But we refuse to believe that the bank of justice is as bankrupt as our treasury. We refuse to believe that there are insufficient funds in the great vaults of opportunity of this nation. And so, whether Obama prevails or not, we must cash this check, a check that will give us upon demand the riches of freedom and the security of justice -- the freedom of economic justice and the justice of economic security.

I have also returned to this hallowed speech to remind my friends of the fierce urgency of Now. This is no time to engage in the luxury of self-congratulation or to take the tranquilizing drug of gradualism. Now is the time to make real the promises of democracy. Now is the time to rise from the dark and desolate valley of poverty and discrimination to the sunlit path of racial, economic, and social justice. Now is the time to lift our nation from the quicksands of economic injustice to the solid rock of brotherhood. Now is the time to make justice a reality for all of our children.

It would be fatal for the nation to overlook the urgency of the moment. This electoral season of the legitimate discontent of the forgotten millions will not pass until there is an invigorating spring of freedom from fear; of the equality of opportunity, health, welfare; of a return of the rule of law; and of a retreat from imperial designs abroad. Two thousand and eight is not an end, but a beginning. And those who hope that Obama's ascension was all that was needed to blow off the steam of class warfare and legitimate discontent, sometimes expressed in ugly words, that Obama's reign will spread content among those classes who do not rule will have a rude awakening if the nation returns to business as usual. And there will be neither rest nor tranquility in America until all her people are granted their human rights: freedom from fear, freedom from want, freedom of expression, and freedom of -- and from -- religion. The whirlwinds of revolt will continue to shake the foundations of our nation until the bright day of justice emerges.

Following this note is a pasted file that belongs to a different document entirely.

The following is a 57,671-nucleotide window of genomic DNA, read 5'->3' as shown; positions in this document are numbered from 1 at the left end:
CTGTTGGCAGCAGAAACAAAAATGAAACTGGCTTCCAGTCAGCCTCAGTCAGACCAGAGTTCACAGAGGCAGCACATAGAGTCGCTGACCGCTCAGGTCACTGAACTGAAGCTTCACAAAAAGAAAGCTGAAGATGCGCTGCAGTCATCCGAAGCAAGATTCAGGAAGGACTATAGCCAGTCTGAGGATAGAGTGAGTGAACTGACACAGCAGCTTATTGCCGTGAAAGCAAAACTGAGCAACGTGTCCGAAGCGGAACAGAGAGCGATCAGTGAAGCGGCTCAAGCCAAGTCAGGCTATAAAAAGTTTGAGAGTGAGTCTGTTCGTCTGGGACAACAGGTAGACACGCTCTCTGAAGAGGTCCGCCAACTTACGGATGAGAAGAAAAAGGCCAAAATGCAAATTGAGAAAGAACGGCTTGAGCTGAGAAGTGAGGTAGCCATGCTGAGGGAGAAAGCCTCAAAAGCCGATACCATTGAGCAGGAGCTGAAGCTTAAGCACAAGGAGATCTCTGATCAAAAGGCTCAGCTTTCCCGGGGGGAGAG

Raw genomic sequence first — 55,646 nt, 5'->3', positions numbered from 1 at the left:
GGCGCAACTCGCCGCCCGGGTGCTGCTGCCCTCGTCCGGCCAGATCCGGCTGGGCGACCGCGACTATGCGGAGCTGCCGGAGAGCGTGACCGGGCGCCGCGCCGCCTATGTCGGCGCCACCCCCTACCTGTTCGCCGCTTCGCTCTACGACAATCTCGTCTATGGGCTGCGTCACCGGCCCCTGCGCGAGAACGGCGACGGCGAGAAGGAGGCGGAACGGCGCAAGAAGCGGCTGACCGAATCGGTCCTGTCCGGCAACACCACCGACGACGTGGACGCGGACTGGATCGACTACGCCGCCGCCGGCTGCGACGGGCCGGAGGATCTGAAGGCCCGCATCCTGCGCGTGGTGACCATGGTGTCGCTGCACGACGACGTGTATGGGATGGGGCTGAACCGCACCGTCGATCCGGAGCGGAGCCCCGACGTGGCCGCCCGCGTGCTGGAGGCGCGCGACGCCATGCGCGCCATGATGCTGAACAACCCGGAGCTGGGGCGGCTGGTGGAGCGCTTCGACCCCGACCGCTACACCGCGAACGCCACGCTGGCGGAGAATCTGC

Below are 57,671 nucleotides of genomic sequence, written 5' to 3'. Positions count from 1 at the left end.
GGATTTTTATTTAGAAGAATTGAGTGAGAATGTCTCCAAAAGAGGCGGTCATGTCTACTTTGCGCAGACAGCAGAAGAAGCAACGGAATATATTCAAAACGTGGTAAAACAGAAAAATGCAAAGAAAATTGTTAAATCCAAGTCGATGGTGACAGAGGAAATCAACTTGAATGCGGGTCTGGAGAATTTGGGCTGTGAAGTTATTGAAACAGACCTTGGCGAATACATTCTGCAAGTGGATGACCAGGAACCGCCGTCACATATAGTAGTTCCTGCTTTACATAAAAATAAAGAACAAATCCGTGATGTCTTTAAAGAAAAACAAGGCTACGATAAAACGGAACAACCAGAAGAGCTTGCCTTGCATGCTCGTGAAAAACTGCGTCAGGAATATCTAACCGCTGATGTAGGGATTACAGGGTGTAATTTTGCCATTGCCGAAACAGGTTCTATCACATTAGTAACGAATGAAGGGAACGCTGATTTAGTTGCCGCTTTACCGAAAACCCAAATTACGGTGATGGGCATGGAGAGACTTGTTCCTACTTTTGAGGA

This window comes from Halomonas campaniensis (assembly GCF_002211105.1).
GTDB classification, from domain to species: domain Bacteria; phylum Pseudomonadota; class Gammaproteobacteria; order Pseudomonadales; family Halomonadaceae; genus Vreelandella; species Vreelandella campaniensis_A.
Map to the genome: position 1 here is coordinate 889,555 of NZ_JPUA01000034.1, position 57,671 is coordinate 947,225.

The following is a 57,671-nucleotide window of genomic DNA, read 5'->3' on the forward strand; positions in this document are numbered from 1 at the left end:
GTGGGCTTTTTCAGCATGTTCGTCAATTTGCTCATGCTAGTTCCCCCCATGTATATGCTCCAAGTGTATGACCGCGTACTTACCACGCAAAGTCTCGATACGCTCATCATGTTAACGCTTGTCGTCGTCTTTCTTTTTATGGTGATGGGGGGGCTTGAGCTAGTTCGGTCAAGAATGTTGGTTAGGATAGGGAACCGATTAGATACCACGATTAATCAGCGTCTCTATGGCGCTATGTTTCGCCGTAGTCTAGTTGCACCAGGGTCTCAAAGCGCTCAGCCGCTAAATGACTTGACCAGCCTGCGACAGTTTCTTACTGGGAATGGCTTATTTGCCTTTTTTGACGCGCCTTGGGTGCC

But there is something that I must say to my friends: In the process of gaining the White House for Obama, you must not be guilty of delusional thoughts. Let us not seek to satisfy our thirst for justice by drinking from the cup of image and propaganda. We must forever conduct our struggle on the high plane of dignity and discipline. We must not allow our creative protest to degenerate into consumerist gesture. Again and again, we must rise to inescapable duty of meeting real injustice, whatever its source, under whomever's watch, with integrity and stubbornness.

We cannot turn back.

There are those who are asking the critics of Obama, "When will you be satisfied?" We can never be satisfied as long as anyone is the victim of the unspeakable horrors of police brutality, whether on our streets as a daily routine, outside the "free speech zones" that surround our political conventions, or in the Gulags we have set up around the world, most infamously at Guantanamo Bay. We can never be satisfied as long as our civil liberties are sacrificed for political gain. We cannot be satisfied as long as the the poor's basic mobility is from a smaller ghetto to a larger one. We can never be satisfied as long as our prisoners, many wholly innocent and admitted to be so, are stripped of their self-hood and robbed of their dignity by institutionalized torture. We cannot be satisfied as long as a corporate bailout is forced through against the will of the people and neither party's candidate utters a word of protest. No, no, we are not satisfied, and we will not be satisfied until "justice rolls down like waters, and righteousness like a mighty stream."

I am not unmindful that some of you have come to view my e-mails as tribulations. Some of you have come to ignore them, to mock them. And some of you have come to invest so much in Obama because the past eight years have left you battered by the storms of persecution and staggered by the winds of official brutality. You have been the veterans of increasingly desperate times. If Obama does indeed win, continue to work with the faith that unearned accolades are empty. Go back to work on November 5th, even if Obama wins, knowing that this situation cannot and will not be changed without redoubled efforts of all kinds.

Let us not wallow in an orgy of self-congratulation, I say to you today, my friends.